Fructose intervention for 12 weeks does not impair glycemic control or incretin hormone responses during oral glucose or mixed meal tests in obese men
Research output: Contribution to journal › Journal article › Research › peer-review
N Matikainen, S Söderlund, E Björnson, L H Bogl, K H Pietiläinen, A Hakkarainen, N Lundbom, B Eliasson, S M Räsänen, A Rivellese, L Patti, A Prinster, G Riccardi, J-P Després, N Alméras, J J Holst, C F Deacon, J Borén, M-R Taskinen
BACKGROUND AND AIMS: Incretin hormones glucagon-like peptide (GLP)-1 and glucose-dependent insulinotropic polypeptide (GIP) are affected early on in the pathogenesis of metabolic syndrome and type 2 diabetes. Epidemiologic studies consistently link high fructose consumption to insulin resistance but whether fructose consumption impairs the incretin response remains unknown.
METHODS AND RESULTS: As many as 66 obese (BMI 26-40 kg/m(2)) male subjects consumed fructose-sweetened beverages containing 75 g fructose/day for 12 weeks while continuing their usual lifestyle. Glucose, insulin, GLP-1 and GIP were measured during oral glucose tolerance test (OGTT) and triglycerides (TG), GLP-1, GIP and PYY during a mixed meal test before and after fructose intervention. Fructose intervention did not worsen glucose and insulin responses during OGTT, and GLP-1 and GIP responses during OGTT and fat-rich meal were unchanged. Postprandial TG response increased significantly, p = 0.004, and we observed small but significant increases in weight and liver fat content, but not in visceral or subcutaneous fat depots. However, even the subgroups who gained weight or liver fat during fructose intervention did not worsen their glucose, insulin, GLP-1 or PYY responses. A minor increase in GIP response during OGTT occurred in subjects who gained liver fat (p = 0.049).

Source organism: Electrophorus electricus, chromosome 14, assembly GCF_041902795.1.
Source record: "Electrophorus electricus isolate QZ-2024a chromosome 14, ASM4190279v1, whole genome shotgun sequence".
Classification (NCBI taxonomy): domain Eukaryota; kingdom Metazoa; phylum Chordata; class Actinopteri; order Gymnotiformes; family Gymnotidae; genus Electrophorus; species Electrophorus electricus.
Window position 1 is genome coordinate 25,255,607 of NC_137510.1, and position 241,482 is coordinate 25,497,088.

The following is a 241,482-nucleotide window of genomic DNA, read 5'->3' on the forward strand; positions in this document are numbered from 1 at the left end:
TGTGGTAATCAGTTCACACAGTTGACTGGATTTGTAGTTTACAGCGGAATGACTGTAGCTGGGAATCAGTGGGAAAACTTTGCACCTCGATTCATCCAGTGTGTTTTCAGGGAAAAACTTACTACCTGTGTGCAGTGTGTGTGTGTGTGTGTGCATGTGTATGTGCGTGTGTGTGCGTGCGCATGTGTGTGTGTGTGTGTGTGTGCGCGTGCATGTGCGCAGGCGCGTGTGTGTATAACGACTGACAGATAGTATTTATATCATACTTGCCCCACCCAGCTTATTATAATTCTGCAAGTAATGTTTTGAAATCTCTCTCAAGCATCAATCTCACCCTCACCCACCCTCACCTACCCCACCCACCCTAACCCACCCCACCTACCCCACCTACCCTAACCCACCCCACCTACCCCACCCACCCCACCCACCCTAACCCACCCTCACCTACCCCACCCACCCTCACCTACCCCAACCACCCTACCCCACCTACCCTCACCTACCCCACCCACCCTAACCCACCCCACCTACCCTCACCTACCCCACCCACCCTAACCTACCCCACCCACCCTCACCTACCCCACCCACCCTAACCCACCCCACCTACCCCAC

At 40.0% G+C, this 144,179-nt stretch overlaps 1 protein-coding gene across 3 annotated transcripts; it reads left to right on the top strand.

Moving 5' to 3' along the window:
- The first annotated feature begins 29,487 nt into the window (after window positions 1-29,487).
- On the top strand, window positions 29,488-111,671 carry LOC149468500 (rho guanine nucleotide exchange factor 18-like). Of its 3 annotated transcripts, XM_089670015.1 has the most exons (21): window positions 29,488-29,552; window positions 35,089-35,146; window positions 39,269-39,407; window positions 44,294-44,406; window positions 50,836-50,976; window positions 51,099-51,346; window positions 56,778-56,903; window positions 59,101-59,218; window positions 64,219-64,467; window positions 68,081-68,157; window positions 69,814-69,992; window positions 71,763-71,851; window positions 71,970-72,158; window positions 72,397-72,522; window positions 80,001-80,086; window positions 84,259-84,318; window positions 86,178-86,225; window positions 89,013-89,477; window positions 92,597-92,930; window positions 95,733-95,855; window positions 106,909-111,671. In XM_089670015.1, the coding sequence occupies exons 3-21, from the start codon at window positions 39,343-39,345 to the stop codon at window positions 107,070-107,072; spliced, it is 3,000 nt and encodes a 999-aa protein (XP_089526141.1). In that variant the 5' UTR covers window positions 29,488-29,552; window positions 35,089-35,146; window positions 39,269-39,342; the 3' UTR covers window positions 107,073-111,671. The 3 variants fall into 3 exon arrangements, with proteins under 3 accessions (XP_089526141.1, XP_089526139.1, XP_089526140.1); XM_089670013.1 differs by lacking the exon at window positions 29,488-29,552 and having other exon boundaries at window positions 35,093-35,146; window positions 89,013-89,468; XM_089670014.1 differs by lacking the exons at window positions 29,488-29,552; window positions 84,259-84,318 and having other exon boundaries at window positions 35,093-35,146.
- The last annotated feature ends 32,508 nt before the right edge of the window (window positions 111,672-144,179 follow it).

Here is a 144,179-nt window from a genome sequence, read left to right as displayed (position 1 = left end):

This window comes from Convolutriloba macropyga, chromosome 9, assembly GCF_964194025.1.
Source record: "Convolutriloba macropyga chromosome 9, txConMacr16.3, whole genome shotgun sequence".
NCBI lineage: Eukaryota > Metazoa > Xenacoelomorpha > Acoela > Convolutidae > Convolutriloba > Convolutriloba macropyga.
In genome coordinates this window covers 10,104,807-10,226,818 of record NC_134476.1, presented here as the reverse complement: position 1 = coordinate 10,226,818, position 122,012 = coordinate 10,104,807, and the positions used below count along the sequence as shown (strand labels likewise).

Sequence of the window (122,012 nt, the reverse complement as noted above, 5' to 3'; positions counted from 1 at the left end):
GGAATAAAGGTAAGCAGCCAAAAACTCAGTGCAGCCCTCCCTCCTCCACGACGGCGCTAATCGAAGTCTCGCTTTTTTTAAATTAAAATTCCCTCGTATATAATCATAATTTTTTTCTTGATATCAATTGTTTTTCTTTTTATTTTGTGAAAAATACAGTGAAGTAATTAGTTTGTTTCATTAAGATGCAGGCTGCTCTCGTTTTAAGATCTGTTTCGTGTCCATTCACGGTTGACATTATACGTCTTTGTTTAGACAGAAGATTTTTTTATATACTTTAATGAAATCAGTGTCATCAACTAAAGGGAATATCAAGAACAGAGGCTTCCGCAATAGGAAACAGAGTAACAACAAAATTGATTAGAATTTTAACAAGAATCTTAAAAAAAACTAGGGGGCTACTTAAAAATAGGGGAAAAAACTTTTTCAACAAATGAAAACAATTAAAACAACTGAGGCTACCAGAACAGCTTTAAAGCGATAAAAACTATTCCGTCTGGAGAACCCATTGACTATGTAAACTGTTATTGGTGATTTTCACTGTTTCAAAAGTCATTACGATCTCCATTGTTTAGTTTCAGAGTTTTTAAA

CONCLUSION: In obese males with features of metabolic syndrome, 12 weeks fructose intervention 75 g/day did not change glucose, insulin, GLP-1 or GIP responses during OGTT or GLP-1, GIP or PYY responses during a mixed meal. Therefore, fructose intake, even accompanied with mild weight gain, increases in liver fat and worsening of postprandial TG profile, does not impair glucose tolerance or gut incretin response to oral glucose or mixed meal challenge.
|Journal||Nutrition, Metabolism & Cardiovascular Diseases|
|Number of pages||9|
|Publication status||Published - Jun 2017|
- Adult, Aged, Beverages, Biomarkers, Blood Glucose, Dietary Carbohydrates, Drinking, Europe, Fructose, Gastrointestinal Hormones, Glucose Tolerance Test, Humans, Insulin, Insulin Resistance, Liver, Male, Metabolic Syndrome X, Middle Aged, Obesity, Postprandial Period, Predictive Value of Tests, Quebec, Time Factors, Triglycerides, Weight Gain, Young Adult, Clinical Trial, Journal Article, Multicenter Study